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Friday, April 8, 2011

What Will Become of Us?

This is about the life of a physically challenged person. We hear about them in the news when a physically challenged person enters the Special Olympics and wins, or does some other amazing thing. But we rarely hear about the daily life of physically challenged people and the things they have to deal with daily. And I suspect that most people don't want to hear about it. It makes them very aware of their own vulnerability.

This little quilt is one of my early journal quilts. It is painted on a wholecloth ground.

For the physically challenged person, there is often isolation not just because of the challenge itself, but that of not being able to get out and connect with a wide network of people in many ways, something that we all likely take for granted. And there is another type of isolation that comes with having barely enough money to survive and having government regulations make it so hard for people who have any kind of challenge to work and earn money without losing their benefits.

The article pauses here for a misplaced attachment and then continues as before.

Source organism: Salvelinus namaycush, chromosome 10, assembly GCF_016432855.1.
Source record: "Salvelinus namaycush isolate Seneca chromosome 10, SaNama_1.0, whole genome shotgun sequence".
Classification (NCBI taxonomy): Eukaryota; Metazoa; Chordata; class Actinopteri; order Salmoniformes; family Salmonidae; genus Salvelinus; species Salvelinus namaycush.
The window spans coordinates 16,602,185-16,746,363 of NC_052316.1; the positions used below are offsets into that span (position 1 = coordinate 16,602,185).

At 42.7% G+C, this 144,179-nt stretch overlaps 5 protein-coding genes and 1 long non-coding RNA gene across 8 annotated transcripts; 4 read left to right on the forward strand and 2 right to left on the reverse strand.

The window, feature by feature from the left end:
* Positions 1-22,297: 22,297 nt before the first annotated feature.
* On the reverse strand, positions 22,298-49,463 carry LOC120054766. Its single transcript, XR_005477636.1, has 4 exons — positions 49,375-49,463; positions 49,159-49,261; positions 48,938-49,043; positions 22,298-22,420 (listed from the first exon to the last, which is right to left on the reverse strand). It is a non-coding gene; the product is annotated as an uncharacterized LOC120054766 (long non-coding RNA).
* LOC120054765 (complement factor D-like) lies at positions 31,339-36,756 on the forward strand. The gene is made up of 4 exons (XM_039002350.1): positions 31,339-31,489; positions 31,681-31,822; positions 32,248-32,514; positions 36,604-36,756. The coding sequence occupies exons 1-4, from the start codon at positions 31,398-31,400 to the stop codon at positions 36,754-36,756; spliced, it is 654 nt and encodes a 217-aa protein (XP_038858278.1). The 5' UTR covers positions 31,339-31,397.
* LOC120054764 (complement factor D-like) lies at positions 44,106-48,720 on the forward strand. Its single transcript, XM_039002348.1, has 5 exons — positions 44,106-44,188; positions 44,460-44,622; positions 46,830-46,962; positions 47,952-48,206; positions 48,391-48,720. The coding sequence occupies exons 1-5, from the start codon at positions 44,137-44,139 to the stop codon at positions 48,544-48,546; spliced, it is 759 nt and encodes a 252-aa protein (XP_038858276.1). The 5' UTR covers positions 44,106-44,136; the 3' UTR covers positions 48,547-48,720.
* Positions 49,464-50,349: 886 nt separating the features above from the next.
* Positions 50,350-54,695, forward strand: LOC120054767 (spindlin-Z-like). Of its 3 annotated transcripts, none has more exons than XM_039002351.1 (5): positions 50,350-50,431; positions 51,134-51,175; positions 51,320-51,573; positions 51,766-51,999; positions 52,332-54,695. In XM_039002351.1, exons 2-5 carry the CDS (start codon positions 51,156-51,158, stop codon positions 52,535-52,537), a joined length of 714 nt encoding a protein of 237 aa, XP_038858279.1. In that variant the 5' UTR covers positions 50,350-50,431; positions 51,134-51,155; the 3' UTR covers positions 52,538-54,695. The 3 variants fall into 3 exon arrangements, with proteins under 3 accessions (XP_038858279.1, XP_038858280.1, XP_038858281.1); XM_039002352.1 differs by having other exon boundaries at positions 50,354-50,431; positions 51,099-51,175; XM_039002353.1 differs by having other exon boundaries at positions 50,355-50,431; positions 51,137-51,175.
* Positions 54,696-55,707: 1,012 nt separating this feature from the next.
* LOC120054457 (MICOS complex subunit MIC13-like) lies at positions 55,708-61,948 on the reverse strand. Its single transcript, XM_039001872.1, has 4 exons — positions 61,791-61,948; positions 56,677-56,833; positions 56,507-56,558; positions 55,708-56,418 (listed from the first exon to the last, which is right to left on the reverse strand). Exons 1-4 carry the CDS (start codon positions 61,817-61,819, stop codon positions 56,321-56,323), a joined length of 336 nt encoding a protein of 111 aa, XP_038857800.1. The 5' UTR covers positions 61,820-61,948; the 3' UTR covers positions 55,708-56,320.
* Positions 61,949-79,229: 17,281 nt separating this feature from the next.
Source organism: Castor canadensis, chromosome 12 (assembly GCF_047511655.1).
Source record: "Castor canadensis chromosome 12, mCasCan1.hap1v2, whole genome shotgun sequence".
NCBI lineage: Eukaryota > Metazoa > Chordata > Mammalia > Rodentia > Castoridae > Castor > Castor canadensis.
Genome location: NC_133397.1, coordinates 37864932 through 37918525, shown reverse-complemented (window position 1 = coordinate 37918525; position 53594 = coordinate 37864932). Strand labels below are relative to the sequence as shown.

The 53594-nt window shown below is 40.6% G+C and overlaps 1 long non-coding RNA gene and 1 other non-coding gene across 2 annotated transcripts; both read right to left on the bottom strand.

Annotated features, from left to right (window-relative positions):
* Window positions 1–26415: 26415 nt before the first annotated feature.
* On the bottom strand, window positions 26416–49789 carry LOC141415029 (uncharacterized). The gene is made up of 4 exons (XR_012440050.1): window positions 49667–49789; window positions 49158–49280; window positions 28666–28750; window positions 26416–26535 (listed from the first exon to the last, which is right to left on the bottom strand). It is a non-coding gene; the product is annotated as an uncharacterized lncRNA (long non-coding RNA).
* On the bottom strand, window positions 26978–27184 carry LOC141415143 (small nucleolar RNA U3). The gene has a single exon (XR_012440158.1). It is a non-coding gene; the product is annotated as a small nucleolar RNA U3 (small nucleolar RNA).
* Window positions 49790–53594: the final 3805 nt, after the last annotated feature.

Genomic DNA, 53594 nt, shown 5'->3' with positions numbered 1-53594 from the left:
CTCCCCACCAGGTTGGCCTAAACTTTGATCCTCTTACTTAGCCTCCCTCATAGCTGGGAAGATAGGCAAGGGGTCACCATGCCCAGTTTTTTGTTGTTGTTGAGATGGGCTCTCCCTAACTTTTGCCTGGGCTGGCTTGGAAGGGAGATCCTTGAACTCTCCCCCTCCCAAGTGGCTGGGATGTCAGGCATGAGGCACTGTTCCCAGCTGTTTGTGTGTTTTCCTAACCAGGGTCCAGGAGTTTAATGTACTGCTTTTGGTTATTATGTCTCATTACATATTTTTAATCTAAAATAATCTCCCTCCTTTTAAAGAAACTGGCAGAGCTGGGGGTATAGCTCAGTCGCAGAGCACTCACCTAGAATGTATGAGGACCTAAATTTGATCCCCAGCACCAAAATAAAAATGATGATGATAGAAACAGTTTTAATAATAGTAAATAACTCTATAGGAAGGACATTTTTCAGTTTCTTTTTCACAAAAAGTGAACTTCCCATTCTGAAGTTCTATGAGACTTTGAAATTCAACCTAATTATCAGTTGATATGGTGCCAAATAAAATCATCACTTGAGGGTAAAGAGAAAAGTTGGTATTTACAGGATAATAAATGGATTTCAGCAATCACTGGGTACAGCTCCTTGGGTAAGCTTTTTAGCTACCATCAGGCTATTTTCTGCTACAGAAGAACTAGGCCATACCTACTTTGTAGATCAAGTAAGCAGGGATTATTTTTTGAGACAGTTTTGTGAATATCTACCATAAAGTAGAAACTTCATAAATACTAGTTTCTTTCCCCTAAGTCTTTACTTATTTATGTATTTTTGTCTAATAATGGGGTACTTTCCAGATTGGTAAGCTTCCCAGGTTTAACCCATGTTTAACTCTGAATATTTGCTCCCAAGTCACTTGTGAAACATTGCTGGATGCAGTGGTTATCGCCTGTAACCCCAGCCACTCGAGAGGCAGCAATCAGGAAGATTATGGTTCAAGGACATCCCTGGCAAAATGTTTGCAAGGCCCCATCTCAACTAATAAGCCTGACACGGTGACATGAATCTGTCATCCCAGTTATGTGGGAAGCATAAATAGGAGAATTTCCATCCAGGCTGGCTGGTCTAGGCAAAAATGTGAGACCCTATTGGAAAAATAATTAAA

I think too that without the all important social connections, it is difficult to teach oneself how and what is needed to do in order to do one's art more easily. More time is needed to try to create ways to deal with certain issues that have to be addressed, like how to set up the working space so that the work can be done at least somewhat comfortably.

As funding gets cut more and more, I suspect that will serve to isolate more people with physical challenges as well. The economic disparity of the classes does seem to keep them very separated from each others social class as well as within their own social class.

It is my dream and hope that ALL physically/developmentally artists who really want to practice their art can do so without feeling that overpoweringly isolated.